We tabulated and exported the assessment data to SPSS to calculate frequencies and medians and to examine trends in team performance and leadership over time. To determine if scores at the 12-month assessment were consistent with those at the 6-month and need assessments, we compared median scores and interquartile ranges. Given our study was designed to test the acceptability and feasibility of the team-building program, we did not conduct analyses to compare the baseline and follow-up assessments. This study was considered exempt by the Institutional Review Board of NYUSOM.
Our primary outcome—and first research question—focused on quantifying the demand for research team-building resources by recording the number of people who utilized each of the three services between 2014 and 2020. For the first service, which included giving talks on team building, we gave 31 talks to 328 faculty, postdoctoral fellows, staff and students—though the majority in each audience were faculty. For the second service, we provided 26 faculty members with easy-to-use team building resources via email. For the third service, we helped 22 faculty with the “low intensity” consultation program and 23 faculty with the yearlong “high intensity” program that involved meeting with student consultants who helped build the team. Taken together, 399 faculty, postdoctoral fellows, staff, and students expressed interest in learning about research team building from our team.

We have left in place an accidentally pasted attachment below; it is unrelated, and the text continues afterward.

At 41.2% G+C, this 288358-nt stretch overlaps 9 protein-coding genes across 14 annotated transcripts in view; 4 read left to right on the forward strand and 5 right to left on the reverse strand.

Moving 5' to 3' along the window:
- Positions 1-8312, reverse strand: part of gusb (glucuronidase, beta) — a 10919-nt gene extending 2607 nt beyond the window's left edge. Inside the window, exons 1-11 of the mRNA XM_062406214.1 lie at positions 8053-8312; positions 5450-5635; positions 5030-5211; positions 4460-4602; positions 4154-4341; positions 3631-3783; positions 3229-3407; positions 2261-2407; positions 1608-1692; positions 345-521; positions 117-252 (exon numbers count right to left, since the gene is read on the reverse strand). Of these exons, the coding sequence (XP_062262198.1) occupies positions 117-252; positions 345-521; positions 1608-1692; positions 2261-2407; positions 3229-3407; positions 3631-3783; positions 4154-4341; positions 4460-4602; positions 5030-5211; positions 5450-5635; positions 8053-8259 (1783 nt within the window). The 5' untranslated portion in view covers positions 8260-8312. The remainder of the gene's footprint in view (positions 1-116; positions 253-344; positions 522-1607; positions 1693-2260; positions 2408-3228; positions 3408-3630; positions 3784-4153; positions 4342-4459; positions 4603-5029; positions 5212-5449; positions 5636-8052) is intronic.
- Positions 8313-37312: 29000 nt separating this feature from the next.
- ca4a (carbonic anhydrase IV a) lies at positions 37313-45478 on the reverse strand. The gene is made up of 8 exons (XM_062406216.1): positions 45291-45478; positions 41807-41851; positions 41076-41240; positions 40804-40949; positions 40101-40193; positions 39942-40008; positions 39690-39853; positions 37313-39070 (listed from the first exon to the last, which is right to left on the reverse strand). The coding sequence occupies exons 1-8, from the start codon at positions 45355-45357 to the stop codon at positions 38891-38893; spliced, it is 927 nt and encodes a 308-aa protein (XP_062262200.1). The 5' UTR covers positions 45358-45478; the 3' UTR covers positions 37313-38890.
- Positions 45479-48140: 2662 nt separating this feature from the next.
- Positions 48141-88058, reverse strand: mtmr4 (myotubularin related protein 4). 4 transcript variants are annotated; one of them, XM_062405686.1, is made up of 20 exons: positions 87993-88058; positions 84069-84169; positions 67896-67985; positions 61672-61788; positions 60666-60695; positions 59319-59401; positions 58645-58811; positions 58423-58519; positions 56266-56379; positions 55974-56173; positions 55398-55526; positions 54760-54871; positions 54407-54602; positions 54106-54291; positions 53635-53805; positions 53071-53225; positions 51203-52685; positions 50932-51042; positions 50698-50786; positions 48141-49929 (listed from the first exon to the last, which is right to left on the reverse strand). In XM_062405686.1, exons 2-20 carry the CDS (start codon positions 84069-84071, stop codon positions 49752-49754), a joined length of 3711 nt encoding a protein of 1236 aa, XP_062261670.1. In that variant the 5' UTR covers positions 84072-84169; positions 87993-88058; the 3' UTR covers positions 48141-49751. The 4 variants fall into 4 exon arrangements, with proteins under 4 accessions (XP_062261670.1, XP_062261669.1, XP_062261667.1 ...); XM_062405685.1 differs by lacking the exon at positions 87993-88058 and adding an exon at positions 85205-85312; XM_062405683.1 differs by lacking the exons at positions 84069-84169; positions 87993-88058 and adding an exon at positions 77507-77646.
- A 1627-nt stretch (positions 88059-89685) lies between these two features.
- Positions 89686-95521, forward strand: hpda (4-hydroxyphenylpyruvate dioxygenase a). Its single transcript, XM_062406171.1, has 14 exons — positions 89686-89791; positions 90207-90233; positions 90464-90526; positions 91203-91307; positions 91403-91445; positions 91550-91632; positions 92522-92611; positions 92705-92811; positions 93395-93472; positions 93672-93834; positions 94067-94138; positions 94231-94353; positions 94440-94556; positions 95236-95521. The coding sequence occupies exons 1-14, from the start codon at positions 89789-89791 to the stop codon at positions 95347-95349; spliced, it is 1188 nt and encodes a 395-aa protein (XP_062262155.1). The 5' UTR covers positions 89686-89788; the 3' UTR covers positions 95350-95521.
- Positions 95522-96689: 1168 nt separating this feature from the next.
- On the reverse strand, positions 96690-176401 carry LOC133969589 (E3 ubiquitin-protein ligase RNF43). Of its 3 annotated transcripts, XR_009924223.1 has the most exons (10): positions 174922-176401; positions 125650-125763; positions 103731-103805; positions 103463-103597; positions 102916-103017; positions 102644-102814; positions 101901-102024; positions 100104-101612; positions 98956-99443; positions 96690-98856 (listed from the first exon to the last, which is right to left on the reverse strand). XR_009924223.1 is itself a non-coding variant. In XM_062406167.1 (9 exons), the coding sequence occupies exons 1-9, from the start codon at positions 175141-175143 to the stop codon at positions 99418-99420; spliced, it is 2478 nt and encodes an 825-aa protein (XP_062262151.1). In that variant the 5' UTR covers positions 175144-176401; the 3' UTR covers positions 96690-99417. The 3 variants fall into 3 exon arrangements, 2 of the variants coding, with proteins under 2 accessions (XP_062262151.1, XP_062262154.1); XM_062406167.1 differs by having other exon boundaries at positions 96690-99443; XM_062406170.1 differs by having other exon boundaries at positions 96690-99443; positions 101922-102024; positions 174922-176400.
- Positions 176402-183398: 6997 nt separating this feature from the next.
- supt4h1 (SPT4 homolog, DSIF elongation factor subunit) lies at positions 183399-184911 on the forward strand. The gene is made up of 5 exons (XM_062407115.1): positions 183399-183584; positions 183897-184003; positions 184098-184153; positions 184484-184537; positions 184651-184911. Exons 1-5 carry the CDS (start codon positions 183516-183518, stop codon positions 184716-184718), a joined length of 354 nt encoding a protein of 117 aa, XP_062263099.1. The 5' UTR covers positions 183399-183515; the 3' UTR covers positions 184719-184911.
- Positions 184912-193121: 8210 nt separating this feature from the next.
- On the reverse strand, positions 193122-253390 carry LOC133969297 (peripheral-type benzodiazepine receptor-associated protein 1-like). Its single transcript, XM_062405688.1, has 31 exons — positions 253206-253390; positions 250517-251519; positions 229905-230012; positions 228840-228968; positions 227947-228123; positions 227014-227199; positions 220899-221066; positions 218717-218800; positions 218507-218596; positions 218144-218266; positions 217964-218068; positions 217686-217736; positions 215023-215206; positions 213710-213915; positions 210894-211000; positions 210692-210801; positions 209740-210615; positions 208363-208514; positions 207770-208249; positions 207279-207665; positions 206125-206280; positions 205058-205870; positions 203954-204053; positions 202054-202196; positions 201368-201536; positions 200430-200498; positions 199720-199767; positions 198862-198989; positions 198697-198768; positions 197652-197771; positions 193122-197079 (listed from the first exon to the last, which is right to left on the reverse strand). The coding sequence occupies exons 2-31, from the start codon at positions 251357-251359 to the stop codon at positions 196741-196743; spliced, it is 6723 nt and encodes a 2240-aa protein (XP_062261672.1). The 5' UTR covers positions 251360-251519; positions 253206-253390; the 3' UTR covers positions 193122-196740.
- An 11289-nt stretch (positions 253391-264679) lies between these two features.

The second research question asked whether any academic departments, centres, or programs requested an additional talk or follow-up conversation with a subset of faculty. We gave talks to four academic departments; three early career programs within the institution; and two centres (i.e., nine different types of research environments). We were invited to give one or more presentations the following year for all four departments; two of the three early career programs; and one of the centres, meaning we were invited back seven out of nine times.
Across all three services, the most commonly asked questions included: how do I recruit team members without losing too much time for my research activities?; how can I build a team if I don’t have funding to hire personnel?; where do you find student research assistants?; what kind of responsibilities can undergraduate versus graduate/medical students handle?; and do you have any team management materials you could share?
We did not track the number of faculty who developed teams in response to attending a talk or receiving materials via email. For the “low intensity” consultation program, all 22 faculty members successfully built a research team and still maintained that team 1 year later when asked to self-report whether they were still managing their team. For the “high intensity” consultation program, 15 of the faculty were still maintaining their team after 1 year. We could not reach 8 faculty members.